Brexit: Macron and Johnson to continue talks in hopes of reaching accord

Macron stresses ‘fundamental principles’ of Irish stability and integrity of single market

British prime minister Boris Johnson and  French president Emmanuel Macron at the Élysée Palace after their meeting. Photograph: Christophe Petit Tesson/EPA

British prime minister Boris Johnson and French president Emmanuel Macron at the Élysée Palace after their meeting. Photograph: Christophe Petit Tesson/EPA

 

French president Emmanuel Macron’s meeting with British prime minister Boris Johnson ended on a hopeful note on Thursday, with the French government saying talks between the two countries would continue into next month.

The Élysée said both leaders “want the exchange between the UK and the EU to continue from now through the end of September, to try to reach an accord that respects the fundamental European principles which the president reiterated”.

Those “fundamental principles”, stressed over and over by Mr Macron, are stability in Ireland and the integrity of the EU’s single market. The French president was adamant there can be no agreement unless both are guaranteed.

Referring to the possibility of a hard border in Ireland, which would be the logical result of Mr Johnson’s desire to abandon the backstop, Mr Macron told the Presidential Press Association: “We are being asked to choose between the integrity of the European market and the respect of the Good Friday Agreement. We cannot make such a choice.”

The leaders’ two-hour lunch at the Élysée did little to dispel the fog enshrouding seemingly irreconcilable positions. Yet the ambience was surprisingly jovial, perhaps aided by perfect weather.

Entrenched roles

The leaders played their by-now entrenched roles as naughty, jokey Boris and earnest Emmanuel. Mr Macron appeared amused by the British prime minister’s antics. He stopped smiling only when the backstop and Border were mentioned, making it clear that these remain the crux of the problem.

“I’ve always been portrayed as the tough guy,” Mr Macron admitted.

Other EU leaders, including German chancellor Angela Merkel and Donald Tusk, the president of the European Council, have attempted to prolong the Brexit process in the hope a British departure could be avoided.

Mr Macron believes Brexit is inevitable, and that what he calls “procrastination” prevents the EU advancing.

Mr Macron told the association that the 2016 referendum was organised “in a simplistic manner, and without sufficient explanation”. He said only “new political facts” such as a general election or a second referendum could justify a further Brexit postponement. “Until the last second, the British government will have the possibility of withdrawing article 50 [which it invoked to initiate Brexit],” he said.

'As a friend and ally of the UK, I want to say that it is up to the UK alone to choose its destiny'

On Wednesday night, Dr Merkel said she thought an accord could be reached in 30 days rather than two years. It was not clear whether she referred to the two years it took to negotiate the present accord, which the British parliament has repeatedly refused to ratify, or the two years foreseen to negotiate Britain’s post-Brexit relations with the EU.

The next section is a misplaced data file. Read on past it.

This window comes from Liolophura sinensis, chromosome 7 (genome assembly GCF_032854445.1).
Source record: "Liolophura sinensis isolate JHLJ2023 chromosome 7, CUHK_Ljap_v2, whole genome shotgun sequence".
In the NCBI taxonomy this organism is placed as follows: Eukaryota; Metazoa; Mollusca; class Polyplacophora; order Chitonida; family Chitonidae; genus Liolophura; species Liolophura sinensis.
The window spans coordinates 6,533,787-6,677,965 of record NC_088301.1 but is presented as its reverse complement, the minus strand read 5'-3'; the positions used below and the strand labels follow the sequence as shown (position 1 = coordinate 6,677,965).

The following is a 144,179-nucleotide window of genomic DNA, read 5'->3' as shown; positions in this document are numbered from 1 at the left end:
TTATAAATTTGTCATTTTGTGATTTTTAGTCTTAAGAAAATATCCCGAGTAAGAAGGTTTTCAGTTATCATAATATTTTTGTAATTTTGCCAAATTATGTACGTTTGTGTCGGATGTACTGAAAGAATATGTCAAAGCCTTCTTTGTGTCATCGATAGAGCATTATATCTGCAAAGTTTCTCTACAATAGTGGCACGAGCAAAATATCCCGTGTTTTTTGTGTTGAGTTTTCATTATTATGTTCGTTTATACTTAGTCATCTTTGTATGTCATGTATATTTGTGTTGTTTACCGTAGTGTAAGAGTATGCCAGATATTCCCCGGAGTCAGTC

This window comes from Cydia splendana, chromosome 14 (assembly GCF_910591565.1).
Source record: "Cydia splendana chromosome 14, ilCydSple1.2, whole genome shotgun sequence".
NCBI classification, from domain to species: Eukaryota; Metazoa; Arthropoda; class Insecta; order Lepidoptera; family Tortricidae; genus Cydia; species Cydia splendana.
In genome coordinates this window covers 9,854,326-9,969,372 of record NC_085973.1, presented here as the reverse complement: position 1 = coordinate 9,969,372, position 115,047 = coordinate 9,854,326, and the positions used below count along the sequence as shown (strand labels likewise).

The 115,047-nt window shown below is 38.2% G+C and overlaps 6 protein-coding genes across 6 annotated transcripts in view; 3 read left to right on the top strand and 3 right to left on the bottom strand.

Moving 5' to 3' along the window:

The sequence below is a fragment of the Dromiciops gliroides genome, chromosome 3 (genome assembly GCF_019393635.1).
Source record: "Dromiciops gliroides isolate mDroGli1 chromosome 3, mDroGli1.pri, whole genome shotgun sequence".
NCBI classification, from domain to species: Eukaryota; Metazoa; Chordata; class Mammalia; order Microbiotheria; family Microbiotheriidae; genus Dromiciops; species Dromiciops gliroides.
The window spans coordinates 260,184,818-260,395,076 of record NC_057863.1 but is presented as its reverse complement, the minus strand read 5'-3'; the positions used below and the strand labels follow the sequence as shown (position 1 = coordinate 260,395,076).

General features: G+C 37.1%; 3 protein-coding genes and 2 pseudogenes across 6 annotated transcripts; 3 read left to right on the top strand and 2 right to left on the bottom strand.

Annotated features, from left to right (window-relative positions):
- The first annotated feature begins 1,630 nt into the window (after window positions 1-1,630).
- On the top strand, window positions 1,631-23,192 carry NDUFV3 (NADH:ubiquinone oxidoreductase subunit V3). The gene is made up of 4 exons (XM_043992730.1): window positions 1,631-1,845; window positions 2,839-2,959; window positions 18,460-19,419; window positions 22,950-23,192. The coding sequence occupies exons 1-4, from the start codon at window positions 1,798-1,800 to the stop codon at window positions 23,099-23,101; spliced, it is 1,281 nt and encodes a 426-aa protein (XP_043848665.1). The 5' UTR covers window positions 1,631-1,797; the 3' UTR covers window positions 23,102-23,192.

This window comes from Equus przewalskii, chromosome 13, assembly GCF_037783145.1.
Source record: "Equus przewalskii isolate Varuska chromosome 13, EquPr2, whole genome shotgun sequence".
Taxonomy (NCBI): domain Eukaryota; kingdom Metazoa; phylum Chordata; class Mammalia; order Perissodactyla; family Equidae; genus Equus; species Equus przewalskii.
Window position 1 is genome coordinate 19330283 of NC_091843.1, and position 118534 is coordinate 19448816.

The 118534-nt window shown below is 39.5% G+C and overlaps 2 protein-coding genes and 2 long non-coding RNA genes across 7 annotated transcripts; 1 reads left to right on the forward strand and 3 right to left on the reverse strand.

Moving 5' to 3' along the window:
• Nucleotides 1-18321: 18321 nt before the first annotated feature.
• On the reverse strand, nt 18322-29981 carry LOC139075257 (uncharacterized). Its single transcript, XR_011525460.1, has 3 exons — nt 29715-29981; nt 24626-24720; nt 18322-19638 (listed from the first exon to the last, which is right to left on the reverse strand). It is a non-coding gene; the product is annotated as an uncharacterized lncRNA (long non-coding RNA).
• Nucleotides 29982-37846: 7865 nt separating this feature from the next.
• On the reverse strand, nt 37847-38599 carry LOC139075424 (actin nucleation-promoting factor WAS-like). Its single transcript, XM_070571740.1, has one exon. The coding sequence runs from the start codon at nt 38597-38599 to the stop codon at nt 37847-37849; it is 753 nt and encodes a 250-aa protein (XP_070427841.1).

“As a friend and ally of the UK, I want to say that it is up to the UK alone to choose its destiny,” Mr Macron said. “The manner of its leaving the EU will be the foundation of its future relationship with Europe. ”

Mr Macron and Mr Johnson both said the choice of the British people must be respected. But they differed regarding responsibility for the consequences of Brexit.

Obtain access

By promising that “under no circumstances will the UK government be instituting or imposing checks or controls at the [Irish] Border,” Mr Johnson seemed to wash his hands of responsibility for the risk of destablising Ireland. Le Monde newspaper interpreted his comments as an attempt to obtain access to the EU market without controls.

Mr Johnson said there were “ways of protecting the integrity of the single market and allowing the UK to exit from the EU whole and entire and perfect, as it were.”

The prime minister claimed “technical solutions are readily available” to prevent a hard border in Ireland, including “trusted-trader schemes” and “electronic pre-clearing of goods”.

He referred to a report by the conservative MP Greg Hands which details “ways in which you can check for contraband, check origin, stop smuggling but not have checks at the frontier. That’s the solution.”

Experts say veterinary checks are the most difficult hurdle, since livestock must be examined to determine whether it is healthy. Mr Hands advocates a single UK-Ireland zone for food standards and animal health, a solution unacceptable to Ireland.

I expect clarifications from Mr Johnson. We must be serious

The backstop foreseen in the negotiated withdrawal agreement was “not just about technical constraints or legal quibbling, but genuine, indispensable guarantees to preserve stability in Ireland and the integrity of the single market,” Mr Macron said.

Downing Street’s recent statement that the freedom of movement for non-British nationals will end from day one of Brexit visibly irked Mr Macron.

“I expect clarifications from Mr Johnson. We must be serious,” he said, mentioning the huge numbers of French citizens living in the UK and vice versa.